Twelve-year old Iqra Solangi stands with her younger cousin in a cotton field in the Matiari district of Sindh. PHOTO: Shahzeb Jillani

Since then, Pakistan’s struggling economy has suffered multiple shocks. The COVID-19 Pandemic in 2020-21 and the devastating floods in 2022 pushed millions more into poverty. The year 2023 saw record-breaking inflation and higher-than-ever energy prices, as the country narrowly managed to avoid a fiscal default. 

Amidst these crises, attempts to conduct new child labour surveys by respective provinces suffered. Some provinces dragged their feet, while others performed better. In March 2020,  Punjab managed to conclude its survey in all 36 districts. By October 2021, Gilgit-Baltistan also launched its survey report. But child labour surveys in Sindh and other regions are reported to be suffering from a combination of bureaucratic delays and official apathy.

Clear Cotton project

To assist with the elimination of child labour, the EU and the International Labour Organisation (ILO) launched the Clear Cotton Project in March 2018. Besides Pakistan, it included cotton-producing countries like Burkina Faso, Mali and Peru. In Pakistan, it involved capacity building of stakeholders and awareness-raising of targeted communities. The €9 million project, spread over five years, ended in February 2023.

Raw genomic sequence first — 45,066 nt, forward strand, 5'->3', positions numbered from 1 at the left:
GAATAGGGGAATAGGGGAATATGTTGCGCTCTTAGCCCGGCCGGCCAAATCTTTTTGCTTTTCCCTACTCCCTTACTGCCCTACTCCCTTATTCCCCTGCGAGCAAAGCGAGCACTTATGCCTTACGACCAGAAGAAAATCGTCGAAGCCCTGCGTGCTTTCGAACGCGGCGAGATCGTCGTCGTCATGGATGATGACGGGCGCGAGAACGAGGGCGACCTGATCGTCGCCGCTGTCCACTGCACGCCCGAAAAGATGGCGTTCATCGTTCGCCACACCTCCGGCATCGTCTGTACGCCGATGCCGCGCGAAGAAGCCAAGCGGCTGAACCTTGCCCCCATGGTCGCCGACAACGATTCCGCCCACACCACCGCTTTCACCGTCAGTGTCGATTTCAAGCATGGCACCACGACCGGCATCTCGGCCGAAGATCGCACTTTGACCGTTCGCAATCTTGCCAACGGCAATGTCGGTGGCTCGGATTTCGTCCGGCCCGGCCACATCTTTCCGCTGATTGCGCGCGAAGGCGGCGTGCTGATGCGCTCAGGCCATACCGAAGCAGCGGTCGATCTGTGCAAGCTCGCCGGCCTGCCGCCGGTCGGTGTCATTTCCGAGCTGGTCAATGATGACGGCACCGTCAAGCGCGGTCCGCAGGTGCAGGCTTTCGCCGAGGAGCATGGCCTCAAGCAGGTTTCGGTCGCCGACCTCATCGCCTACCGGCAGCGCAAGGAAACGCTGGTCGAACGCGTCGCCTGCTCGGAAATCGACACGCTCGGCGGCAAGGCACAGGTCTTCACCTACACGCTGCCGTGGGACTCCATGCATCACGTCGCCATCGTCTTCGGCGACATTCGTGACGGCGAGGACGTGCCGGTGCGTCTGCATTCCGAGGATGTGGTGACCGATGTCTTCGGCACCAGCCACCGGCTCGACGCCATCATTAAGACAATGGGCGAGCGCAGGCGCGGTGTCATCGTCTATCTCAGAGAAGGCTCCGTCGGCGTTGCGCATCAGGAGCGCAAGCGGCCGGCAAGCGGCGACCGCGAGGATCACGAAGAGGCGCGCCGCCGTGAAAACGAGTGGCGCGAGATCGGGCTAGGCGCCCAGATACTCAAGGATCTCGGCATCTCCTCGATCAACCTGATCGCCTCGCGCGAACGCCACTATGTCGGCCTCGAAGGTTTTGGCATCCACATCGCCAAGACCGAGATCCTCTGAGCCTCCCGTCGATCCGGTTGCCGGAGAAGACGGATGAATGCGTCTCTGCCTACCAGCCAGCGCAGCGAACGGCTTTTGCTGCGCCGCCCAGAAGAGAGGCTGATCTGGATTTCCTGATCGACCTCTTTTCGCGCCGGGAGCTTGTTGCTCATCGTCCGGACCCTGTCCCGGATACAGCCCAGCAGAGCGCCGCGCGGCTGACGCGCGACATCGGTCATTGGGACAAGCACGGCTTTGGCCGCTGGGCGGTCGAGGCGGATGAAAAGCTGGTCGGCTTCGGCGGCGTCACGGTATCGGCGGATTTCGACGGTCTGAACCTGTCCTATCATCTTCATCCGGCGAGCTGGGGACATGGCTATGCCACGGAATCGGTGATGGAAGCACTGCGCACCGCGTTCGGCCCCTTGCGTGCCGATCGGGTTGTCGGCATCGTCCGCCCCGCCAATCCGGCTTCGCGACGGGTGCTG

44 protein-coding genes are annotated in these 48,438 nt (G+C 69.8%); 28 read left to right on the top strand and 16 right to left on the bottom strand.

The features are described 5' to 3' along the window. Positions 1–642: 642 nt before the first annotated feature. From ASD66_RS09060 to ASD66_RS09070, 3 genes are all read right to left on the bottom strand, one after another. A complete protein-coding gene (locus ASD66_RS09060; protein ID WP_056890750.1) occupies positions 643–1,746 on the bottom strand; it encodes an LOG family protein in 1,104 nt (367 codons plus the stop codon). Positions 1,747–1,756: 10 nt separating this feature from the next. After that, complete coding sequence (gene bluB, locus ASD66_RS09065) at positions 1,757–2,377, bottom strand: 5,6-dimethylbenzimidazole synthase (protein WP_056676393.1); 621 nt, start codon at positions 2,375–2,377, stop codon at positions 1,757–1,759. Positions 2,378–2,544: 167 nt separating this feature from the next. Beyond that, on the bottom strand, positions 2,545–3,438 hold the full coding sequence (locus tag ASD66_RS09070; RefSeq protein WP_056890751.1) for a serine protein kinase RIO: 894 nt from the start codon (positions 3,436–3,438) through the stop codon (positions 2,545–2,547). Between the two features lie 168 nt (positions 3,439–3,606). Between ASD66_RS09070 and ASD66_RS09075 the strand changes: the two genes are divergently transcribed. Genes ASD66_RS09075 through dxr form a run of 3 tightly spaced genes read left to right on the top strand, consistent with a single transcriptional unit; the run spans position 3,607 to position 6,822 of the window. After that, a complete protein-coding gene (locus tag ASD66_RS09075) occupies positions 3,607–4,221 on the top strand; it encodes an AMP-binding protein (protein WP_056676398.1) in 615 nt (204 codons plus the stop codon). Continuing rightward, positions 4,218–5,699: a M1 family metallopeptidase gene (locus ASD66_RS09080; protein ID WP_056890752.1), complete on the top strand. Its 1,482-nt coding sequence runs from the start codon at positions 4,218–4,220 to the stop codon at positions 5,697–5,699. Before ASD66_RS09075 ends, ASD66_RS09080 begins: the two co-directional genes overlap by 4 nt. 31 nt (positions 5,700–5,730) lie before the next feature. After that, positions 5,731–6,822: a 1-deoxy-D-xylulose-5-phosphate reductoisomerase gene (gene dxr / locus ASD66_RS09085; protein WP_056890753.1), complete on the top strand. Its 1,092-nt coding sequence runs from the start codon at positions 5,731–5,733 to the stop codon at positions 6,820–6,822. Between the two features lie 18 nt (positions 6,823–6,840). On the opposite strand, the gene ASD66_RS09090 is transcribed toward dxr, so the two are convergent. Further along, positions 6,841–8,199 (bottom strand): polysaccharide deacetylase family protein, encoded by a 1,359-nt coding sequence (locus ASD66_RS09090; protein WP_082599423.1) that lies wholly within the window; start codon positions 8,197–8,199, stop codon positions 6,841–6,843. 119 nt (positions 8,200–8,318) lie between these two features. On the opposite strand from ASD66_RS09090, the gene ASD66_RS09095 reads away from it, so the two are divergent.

It’s not entirely clear what difference it made to the lives of children in forced labour or how many were put back in school, if any.

Experts say such projects usually aren’t transformative, and they have a narrow remit, but they do help in bringing about a slow, incremental change. For example, international support has helped Pakistan improve its labour laws. In Sindh, the Bonded Labour Abolition Act 2016, and the Prohibition of Employment of Children Act 2017, are cited as prime examples. 

In the biggest province of Punjab, the ‘Restriction on Employment of Children Act 2016’, helped set 15 years as the minimum age for employment of adolescents and outlawed employment of 15-18 year olds in 38 hazardous occupations.